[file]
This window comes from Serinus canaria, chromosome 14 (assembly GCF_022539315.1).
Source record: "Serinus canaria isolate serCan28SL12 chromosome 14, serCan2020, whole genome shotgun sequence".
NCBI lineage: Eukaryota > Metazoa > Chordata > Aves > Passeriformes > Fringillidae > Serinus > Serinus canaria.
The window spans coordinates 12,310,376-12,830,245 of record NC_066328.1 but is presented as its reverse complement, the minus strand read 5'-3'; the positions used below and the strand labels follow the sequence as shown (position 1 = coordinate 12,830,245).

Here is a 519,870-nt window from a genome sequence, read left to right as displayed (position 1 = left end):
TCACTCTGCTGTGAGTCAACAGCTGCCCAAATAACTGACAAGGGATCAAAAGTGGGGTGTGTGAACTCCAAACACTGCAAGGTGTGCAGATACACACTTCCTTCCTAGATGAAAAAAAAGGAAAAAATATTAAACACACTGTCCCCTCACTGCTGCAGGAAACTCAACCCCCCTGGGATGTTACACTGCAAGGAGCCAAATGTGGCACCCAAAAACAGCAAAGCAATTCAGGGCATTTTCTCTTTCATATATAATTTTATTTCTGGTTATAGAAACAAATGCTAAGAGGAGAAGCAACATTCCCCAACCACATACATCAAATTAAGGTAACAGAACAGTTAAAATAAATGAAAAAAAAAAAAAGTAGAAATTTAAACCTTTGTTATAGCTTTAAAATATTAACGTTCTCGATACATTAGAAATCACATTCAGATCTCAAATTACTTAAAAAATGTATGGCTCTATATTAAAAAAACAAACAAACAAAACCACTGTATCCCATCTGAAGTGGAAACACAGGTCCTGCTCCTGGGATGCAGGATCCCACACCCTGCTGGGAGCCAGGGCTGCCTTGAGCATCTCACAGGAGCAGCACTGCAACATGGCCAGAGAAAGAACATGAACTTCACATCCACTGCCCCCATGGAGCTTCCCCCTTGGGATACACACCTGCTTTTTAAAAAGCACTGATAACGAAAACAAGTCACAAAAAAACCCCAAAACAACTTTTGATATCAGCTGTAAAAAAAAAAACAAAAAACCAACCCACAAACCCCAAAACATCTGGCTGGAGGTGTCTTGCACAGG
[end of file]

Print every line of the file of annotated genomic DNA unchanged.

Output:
This window comes from Serinus canaria, chromosome 14 (assembly GCF_022539315.1).
Source record: "Serinus canaria isolate serCan28SL12 chromosome 14, serCan2020, whole genome shotgun sequence".
NCBI lineage: Eukaryota > Metazoa > Chordata > Aves > Passeriformes > Fringillidae > Serinus > Serinus canaria.
The window spans coordinates 12,310,376-12,830,245 of record NC_066328.1 but is presented as its reverse complement, the minus strand read 5'-3'; the positions used below and the strand labels follow the sequence as shown (position 1 = coordinate 12,830,245).

Here is a 519,870-nt window from a genome sequence, read left to right as displayed (position 1 = left end):
TCACTCTGCTGTGAGTCAACAGCTGCCCAAATAACTGACAAGGGATCAAAAGTGGGGTGTGTGAACTCCAAACACTGCAAGGTGTGCAGATACACACTTCCTTCCTAGATGAAAAAAAAGGAAAAAATATTAAACACACTGTCCCCTCACTGCTGCAGGAAACTCAACCCCCCTGGGATGTTACACTGCAAGGAGCCAAATGTGGCACCCAAAAACAGCAAAGCAATTCAGGGCATTTTCTCTTTCATATATAATTTTATTTCTGGTTATAGAAACAAATGCTAAGAGGAGAAGCAACATTCCCCAACCACATACATCAAATTAAGGTAACAGAACAGTTAAAATAAATGAAAAAAAAAAAAAGTAGAAATTTAAACCTTTGTTATAGCTTTAAAATATTAACGTTCTCGATACATTAGAAATCACATTCAGATCTCAAATTACTTAAAAAATGTATGGCTCTATATTAAAAAAACAAACAAACAAAACCACTGTATCCCATCTGAAGTGGAAACACAGGTCCTGCTCCTGGGATGCAGGATCCCACACCCTGCTGGGAGCCAGGGCTGCCTTGAGCATCTCACAGGAGCAGCACTGCAACATGGCCAGAGAAAGAACATGAACTTCACATCCACTGCCCCCATGGAGCTTCCCCCTTGGGATACACACCTGCTTTTTAAAAAGCACTGATAACGAAAACAAGTCACAAAAAAACCCCAAAACAACTTTTGATATCAGCTGTAAAAAAAAAAACAAAAAACCAACCCACAAACCCCAAAACATCTGGCTGGAGGTGTCTTGCACAGG